Mossman Hall. Plaques honoring the nine businessmen will be placed in
the new business administration suite.
Selected for first-year induction were:
Larry Cantrell '71 is a native of Tucson, Ariz., but has spent
a quarter of a century as a generalist in engineering and construction
field around the world.
Harold W. Deets '43 began his career
in 1941 as a sheet metal worker at Beech Aircraft Corporation and progressed
through a series of supervisory responsibilities until 1972 when he
was elected vice president, materiel.
Dick Edmonson '50 started Edmondson
Construction Co., Inc., and Development. He was an original investor
in Alvamar, Inc., and helped develop several hundred acres of land for
James E. Farney '53 retired as senior
vice president of the Travelers Companies in Hartford, Conn., in 1990.
He joined The Travelers in 1958 as an agency service representative
Paul L. Hellman '58 retired as an
affiliate general manager of Mobil Oil Exploration and Production Division
after 28 years with the company, much of this time spent in foreign
locations such as Venezuela, Libya, and Indonesia.
Armon L. Mills '64 is a certified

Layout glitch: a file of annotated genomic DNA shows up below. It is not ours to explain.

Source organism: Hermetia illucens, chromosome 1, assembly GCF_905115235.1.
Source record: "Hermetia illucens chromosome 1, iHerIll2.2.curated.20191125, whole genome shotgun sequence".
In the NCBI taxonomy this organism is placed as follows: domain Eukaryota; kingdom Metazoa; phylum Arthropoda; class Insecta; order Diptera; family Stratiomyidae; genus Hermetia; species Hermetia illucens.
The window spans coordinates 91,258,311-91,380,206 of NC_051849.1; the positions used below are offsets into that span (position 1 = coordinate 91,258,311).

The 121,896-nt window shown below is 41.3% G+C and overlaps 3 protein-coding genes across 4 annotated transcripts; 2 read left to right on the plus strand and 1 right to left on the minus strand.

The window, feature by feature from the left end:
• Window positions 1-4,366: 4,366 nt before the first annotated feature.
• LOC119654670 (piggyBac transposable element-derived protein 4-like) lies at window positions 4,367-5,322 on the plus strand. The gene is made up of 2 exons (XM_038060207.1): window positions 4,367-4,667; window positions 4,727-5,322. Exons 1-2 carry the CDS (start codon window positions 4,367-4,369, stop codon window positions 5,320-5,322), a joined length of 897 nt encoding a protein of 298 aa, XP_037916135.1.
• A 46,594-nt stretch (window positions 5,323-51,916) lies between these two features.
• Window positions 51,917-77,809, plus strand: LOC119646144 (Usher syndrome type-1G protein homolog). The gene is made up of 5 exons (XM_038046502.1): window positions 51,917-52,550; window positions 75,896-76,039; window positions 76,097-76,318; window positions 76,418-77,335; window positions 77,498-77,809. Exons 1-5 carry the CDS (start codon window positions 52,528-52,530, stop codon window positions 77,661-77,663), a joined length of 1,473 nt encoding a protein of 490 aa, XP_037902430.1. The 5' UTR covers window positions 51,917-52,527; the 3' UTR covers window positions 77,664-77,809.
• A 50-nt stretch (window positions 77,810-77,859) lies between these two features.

public accountant who spent more than 20 years in public accounting
before making a career change to newspaper publishing with the American
City Business Journals in 1987. Most recently he has been publisher,
CEO, and co-founder of a weekly business newspaper covering technology
in the Silicon Valley.
Larry Montgomery '60 followed an
early career with the FBI and the U.S. Department of State with service
to three state governors. He most recently was co-founder, president,
and vice chairman of the board of directors of publicly-traded Multimedia
Deryl K. Schuster '57 has spent
his business career in banking and small business finance. He was president/CEO
of several banks, including a four-bank holding company.
Dale H. Snyder '51 began his career
as a teller-bookkeeper at the Lyons State Bank in 1951, and nearly 30
years later was elected president and chairman of the same bank.
of Fame to Honor Athletes
Five men who have made exemplary contributions
to Southwestern College athletics will be honored with induction into
the Southwestern College Athletic Hall of Fame Saturday, Dec. 7. A banquet